In re Plymouth Motor Corporation

Court of Customs and Patent AppealsJan 12, 1931
46 F.2d 211 (C.C.P.A. 1931)

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Patent Appeal No. 2510.

January 12, 1931.

Appeal from the Commissioner of Patents.

Application of the Plymouth Motor Corporation to register a trade-mark. From a decision refusing registration, applicant appeals.

Reversed.

J. King Harness, of Detroit, Mich., and Chas. M. Thomas and F.D. Thomas, both of Washington, D.C., for appellant.

T.A. Hostetler, of Washington, D.C., for Commissioner of Patents.

Before GRAHAM, Presiding Judge, and BLAND, HATFIELD, GARRETT, and LENROOT, Associate Judges.


In the final analysis, the determination of the issue of this case must turn largely upon the construction of the word "merely" as same is used in that clause of section 5 of the Trade-Mark Registration Act (15 USCA § 85) which provides:

"That no mark which consists merely in * * * a geographical name or term, shall be registered under the terms of this subdivision of this chapter."

Applicant seeks to register a mark which comprises a picture, or drawing, of a sailing vessel on the sea and the words "Chrysler Plymouth," for use on "automobiles and their structural parts, in class No. 19, vehicles, not including engines."

The Examiner refused registration unless applicant would disclaim the word "Plymouth." This applicant declined to do, and, upon appeal, the Commissioner of Patents affirmed the decision of the Examiner, and appeal was then taken to this court.

The decisions of the tribunals below were predicated upon the idea that the word "Plymouth" was merely a geographical name or term, the city of that name, in England, "located at the mouth of the Plym River," and a large number of other municipalities and post offices, "directly or indirectly named after the great English sea port," being cited.

It is the insistence of appellant that the word "Plymouth" has ceased to have a merely geographical meaning; that it is associated in popular thought with the landing in America of the group known as "Pilgrims"; that the word brings to mind certain qualities of "endurance," "strength," "enterprise," "honesty," and "determination" which history is wont to ascribe to those who founded the "Pilgrims' Colony," and that it is the significance of those qualities which appellant desires to avail itself of in the use of the mark containing the word.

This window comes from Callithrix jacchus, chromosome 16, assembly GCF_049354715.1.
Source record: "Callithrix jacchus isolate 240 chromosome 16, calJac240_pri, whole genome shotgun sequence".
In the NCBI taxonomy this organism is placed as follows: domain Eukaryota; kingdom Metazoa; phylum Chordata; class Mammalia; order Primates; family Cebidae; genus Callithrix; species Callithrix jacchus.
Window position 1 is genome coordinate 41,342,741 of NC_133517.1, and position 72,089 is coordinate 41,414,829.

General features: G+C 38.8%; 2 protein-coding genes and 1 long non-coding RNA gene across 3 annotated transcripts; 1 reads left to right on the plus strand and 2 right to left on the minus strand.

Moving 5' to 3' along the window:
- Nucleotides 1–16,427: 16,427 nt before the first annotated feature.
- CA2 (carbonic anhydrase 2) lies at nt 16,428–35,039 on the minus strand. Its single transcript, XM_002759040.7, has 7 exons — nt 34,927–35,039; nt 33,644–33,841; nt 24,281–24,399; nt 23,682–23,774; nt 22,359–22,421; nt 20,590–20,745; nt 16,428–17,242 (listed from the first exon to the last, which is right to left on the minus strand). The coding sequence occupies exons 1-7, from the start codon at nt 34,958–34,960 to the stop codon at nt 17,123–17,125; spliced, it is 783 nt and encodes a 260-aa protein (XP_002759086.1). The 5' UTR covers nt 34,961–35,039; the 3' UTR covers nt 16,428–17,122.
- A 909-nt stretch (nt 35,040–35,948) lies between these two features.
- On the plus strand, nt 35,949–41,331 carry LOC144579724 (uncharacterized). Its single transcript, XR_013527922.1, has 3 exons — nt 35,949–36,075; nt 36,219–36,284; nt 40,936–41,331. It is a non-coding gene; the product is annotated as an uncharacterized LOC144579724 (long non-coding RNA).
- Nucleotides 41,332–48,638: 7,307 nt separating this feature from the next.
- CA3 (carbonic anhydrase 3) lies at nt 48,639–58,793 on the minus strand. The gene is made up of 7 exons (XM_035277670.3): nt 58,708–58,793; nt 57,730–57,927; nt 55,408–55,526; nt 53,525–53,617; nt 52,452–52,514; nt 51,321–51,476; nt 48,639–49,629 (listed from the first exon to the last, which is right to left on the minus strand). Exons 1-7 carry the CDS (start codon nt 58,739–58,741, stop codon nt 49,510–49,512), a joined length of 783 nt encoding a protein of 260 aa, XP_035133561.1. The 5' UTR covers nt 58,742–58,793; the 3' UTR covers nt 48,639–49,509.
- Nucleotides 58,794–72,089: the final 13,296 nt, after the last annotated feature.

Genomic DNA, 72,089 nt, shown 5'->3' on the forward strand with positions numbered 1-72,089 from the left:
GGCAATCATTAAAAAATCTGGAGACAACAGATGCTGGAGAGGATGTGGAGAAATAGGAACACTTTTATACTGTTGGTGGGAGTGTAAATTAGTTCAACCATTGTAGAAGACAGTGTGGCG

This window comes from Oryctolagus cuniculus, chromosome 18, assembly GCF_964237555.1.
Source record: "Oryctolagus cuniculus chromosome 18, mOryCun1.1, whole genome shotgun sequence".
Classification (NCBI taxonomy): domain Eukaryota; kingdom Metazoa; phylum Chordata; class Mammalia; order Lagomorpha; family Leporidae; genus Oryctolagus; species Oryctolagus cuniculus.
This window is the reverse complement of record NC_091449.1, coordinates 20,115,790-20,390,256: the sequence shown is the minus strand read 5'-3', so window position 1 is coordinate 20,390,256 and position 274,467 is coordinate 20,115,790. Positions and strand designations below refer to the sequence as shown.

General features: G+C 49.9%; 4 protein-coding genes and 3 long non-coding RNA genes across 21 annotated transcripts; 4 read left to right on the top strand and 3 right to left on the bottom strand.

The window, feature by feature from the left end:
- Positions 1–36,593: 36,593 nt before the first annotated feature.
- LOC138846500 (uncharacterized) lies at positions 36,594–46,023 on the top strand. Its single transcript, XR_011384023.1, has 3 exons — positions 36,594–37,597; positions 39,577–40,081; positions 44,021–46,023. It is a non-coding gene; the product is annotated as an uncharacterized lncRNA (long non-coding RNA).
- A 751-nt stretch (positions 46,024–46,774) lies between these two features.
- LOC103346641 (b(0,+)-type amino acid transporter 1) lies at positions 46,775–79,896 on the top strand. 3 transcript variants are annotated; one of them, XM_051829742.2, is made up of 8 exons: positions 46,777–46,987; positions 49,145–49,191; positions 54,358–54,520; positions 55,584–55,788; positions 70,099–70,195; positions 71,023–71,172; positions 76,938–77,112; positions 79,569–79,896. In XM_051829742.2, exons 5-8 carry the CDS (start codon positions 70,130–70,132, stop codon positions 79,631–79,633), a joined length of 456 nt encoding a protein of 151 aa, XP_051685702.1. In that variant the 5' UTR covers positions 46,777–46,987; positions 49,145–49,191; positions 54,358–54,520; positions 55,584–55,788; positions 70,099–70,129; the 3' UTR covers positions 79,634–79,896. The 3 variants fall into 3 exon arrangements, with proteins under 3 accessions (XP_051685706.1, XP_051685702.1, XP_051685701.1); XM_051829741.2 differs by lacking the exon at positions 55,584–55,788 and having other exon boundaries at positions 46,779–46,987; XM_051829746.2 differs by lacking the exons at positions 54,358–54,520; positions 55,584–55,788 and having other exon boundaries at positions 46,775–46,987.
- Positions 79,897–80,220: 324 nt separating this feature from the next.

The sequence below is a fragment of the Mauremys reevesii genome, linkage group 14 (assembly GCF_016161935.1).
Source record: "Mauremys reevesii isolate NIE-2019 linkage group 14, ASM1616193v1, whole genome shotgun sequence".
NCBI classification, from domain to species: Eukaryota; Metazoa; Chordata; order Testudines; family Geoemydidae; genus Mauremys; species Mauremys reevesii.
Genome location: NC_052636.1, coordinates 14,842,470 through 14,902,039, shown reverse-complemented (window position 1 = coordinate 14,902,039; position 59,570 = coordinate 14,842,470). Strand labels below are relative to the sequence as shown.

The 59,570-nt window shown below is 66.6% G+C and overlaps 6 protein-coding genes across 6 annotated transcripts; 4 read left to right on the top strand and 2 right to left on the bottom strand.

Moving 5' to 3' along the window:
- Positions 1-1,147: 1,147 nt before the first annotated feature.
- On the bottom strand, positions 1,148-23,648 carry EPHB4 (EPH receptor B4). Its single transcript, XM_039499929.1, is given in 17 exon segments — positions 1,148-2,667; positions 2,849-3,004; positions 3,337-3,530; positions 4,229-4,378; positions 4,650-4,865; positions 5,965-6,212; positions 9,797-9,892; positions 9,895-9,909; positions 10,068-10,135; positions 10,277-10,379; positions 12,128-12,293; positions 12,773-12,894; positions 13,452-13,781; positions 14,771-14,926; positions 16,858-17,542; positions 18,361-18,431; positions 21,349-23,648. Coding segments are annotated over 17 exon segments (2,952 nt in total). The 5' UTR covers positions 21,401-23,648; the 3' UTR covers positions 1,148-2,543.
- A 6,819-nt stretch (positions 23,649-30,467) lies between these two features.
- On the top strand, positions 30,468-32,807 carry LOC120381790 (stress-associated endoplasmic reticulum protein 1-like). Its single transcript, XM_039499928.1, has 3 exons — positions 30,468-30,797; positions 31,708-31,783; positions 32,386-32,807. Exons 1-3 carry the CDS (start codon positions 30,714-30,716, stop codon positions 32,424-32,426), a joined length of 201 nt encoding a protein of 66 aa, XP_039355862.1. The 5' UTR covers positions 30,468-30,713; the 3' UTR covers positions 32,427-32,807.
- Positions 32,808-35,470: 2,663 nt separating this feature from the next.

In support of its legal right to register, appellant has directed attention to a large number of registered marks which include the word "Plymouth," and has also pointed out the use of the word in connection with apartment houses, churches, various kinds of business houses, restaurants, etc.

It is elemental legal doctrine that the Federal Trade-Mark Registration Act ( 15 USCA §§ 81-109) subtracts nothing from, and makes no addition to, the common-law rights relating to trade-mark ownership and use, except as it furnishes an official forum where owners of marks may have them registered and made public, the machinery for such registration being provided. The act also contains provisions which affect the remedies of an owner in enforcing his or its rights, but, in so far as actual ownership of, or rights in, a mark are concerned, these are determined wholly by common-law principles.

In order to register, the claimant must be the "owner" of the mark offered. The weight of authority is to the effect that the statute makes no effort to set up a right of ownership, or use, which the common law does not or may not recognize.

To the extent that Congress undertook, in the registration act, specifically to define what marks "shall not be refused registration" and what marks "shall not be registered," it merely sought to embody in the statute the principles of the common law, largely as the same has been interpreted and applied by the courts throughout the centuries.

It has been suggested that, by the enactment of the ten-year clause of section 5 (15 USCA § 85), the Congress may have made eligible for registration some marks which the common law might not recognize or uphold. See expressions in Hercules Powder Co. v. Newton (C.C.A.) 266 F. 169, 171. That phase of the statute is not here involved. An interesting discussion is found in Scandinavia Belting Co. v. Asbestos Rubber Works of America (C.C.A.) 257 F. 937.

These general recitals of law, believed to be so well known and widely recognized as to require no citation of authority in their support, are here stated because of the apparent necessity of determining in this case whether the courts, in applying the common-law doctrine, have evolved and asserted principles which enable applicant to acquire such an ownership of the mark in issue as to render such mark eligible for registration.

The right of registration is all that we have to determine here. If the registration be granted and any issues arise as to the extent of appellant's rights, or as to the limits within which it may use the mark, such issues must be decided in some other proceeding.

It seems to us that the use of the word "merely" in the statute is quite significant, and must necessarily be given its proper meaning and weight.

Funk and Wagnalls' Standard Dictionary gives the following definitions of the word:

"Merely. 1. Without including anything else; purely; only; solely.

2. Absolutely; wholly."

The word "mere" is defined:

"1. Such (as is mentioned) and no more; nothing but; sheer; simply; as, a mere child. (Italics quoted).